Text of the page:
By Saro Boghozian, Expert Family Dog Trainer
There are plenty of winter hazards out there, such as antifreeze and ice. Though some dog breeds (like Huskies and Malamutes) are better suited to cold weather, all dogs should have access to a warm shelter at all times. Here are some cold weather tips by Saro to help keep your dog safe this holiday season.
1- Do not leave your dog outside unsupervised. Just because your dog has fur, it does not mean he can withstand the cold. Never let your dog off the leash on snow or ice, especially during a snowstorm, dogs can lose their scent and easily become lost. More dogs are lost during the winter than during any other season, so make sure they always wear some sort of ID. If your dog is in the cold and begins excessively shaking or shivering, get it back to warm place as soon as possible. If you suspect your dog is developing hypothermia, take it to a vet immediately.
2- Small dogs or those with little to no hair should have sweaters or coats for protection against the cold. I don’t recommend jackets or rain coats for dogs with long fur. These dogs have a natural jacket and additional coats will interfere with their body temperature regulation.
3- I do recommend booties but you need to take the time to find the right fit. Booties can keep your dog’s feet safe from dangerous objects hidden in the snow, salt on roads/sidewalks and booties can also give your dog a better grip on ice. I do not recommend letting your dog walk or run with booties in deep snow. They can fill up with snow and actually cause hypothermia.
4- Avoid letting your dog eat snow or anything else on the ground in general. Dangerous objects or chemicals may be hidden under the snow. Also, eating snow can cause stomach upset and even hypothermia.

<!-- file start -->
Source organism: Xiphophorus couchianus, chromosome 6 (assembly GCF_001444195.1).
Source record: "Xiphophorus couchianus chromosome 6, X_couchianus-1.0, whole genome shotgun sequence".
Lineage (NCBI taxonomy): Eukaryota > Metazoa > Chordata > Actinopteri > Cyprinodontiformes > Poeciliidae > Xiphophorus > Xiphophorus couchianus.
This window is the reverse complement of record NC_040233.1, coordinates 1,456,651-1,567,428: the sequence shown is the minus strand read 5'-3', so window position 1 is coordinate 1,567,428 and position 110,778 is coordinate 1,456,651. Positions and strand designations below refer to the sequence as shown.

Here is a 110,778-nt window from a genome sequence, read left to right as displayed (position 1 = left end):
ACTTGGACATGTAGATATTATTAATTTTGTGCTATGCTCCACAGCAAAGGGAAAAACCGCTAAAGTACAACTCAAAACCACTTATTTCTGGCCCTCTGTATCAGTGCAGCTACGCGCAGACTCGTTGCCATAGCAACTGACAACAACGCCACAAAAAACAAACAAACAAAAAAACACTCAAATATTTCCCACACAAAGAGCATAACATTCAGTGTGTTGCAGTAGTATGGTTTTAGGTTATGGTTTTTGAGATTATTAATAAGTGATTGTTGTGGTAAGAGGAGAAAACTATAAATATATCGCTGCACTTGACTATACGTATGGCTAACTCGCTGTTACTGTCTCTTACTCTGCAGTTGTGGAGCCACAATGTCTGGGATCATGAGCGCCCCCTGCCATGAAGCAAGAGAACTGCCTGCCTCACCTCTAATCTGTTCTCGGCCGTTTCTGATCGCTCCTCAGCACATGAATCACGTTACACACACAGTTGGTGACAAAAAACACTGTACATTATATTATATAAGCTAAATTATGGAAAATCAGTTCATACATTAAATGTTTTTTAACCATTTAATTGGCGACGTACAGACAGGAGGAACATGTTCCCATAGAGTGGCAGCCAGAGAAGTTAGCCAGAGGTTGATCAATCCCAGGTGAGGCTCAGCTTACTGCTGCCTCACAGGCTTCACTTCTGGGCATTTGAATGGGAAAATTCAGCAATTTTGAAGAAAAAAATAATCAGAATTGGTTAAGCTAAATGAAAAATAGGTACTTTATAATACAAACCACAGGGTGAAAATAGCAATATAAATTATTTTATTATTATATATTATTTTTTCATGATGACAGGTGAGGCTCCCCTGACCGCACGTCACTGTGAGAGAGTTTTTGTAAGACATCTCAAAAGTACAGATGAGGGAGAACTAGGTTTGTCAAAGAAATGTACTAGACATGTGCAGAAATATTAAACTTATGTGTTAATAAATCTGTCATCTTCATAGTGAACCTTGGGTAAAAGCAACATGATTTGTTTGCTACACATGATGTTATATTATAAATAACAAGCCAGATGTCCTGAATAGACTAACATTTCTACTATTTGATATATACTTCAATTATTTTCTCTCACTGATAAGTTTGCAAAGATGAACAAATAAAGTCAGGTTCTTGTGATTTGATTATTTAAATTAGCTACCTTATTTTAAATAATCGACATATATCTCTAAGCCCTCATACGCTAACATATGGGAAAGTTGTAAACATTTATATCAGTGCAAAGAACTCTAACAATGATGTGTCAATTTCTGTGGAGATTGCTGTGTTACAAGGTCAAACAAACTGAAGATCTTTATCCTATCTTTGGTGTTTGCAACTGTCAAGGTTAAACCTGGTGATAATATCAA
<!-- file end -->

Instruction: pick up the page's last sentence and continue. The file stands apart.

5- Beware of antifreeze – It is highly toxic! Antifreeze tastes good to pets, but even a small amount can kill your dog. Though exposure to antifreeze is a risk all year, the risk is especially high during the winter. Keep your eyes on your dog at all times – and keep antifreeze out of reach. If you suspect your dog has had ANY exposure to antifreeze, get to a vet right away.
6- Thoroughly wipe off your dog’s legs and stomach when he comes in out of the sleet, snow or ice. They can ingest salt, antifreeze or other potentially dangerous chemicals while licking their paws and paw pads may also bleed from snow or encrusted ice. It is ideal to trim the fur on your dog’s paws, legs and lower stomach areas to prevent snow from balling up on their coats.
7- Never leave your dog alone in a car during the cold weather. A car can act as a refrigerator in the winter, holding in the cold and causing the animal to freeze to death.
8- Make sure your holiday decorations are out of range and dog proof. Supervise your dog when playing with their doggie gifts to make sure they are safe. Some dog toys and treats can be dangerous. Tinsel is particularly dangerous for dogs. If swallowed, it can obstruct circulation and block the intestines.
9- The holiday season may be fun and exciting for you and your family but it is a stressful time for dogs. Try to keep a normal schedule during all the excitement. They still need exercise, training, socialization, care and affection.
10- Did you know that your dog’s normal temperature is a few degrees higher than yours? Winter is the perfect time of year to snuggle up – so have fun and stay warm!
11- Many dogs are less active during the winter, and don’t burn as many calories as in the warmer months. Reduce your dog’s diet during the winter, to avoid excessive weight gain.
12- Be Careful With Holiday Plants. Certain plants commonly seen during the holidays can upset a dog’s stomach or worse – make them really sick. Sharp pine needles from Christmas trees can be dangerous if ingested. Poinsettia plants, mistletoe, holly and lilies are harmful or poisonous to dogs and should be kept out of reach.
[author] [author_image timthumb=’on’]https://www.jonahsark.com/wp-content/uploads/2012/08/saro-boghozian.jpg[/author_image] [author_info] Saro received his expert dog trainer certification from The College of Canine Behavioural Science and is also a member of the Canadian Association of Professional Pet Dog Trainers and does volunteer behaviour consultation with a number of dog rescue organizations. Saro’s play, praise and reward training classes are always in high demand as are his private one-on-one training sessions. Rather than using treats or gimmicks like shock collars, Saro’s training methods help owners understand how to use a dog’s natural intelligence to achieve success. [/author_info] [/author]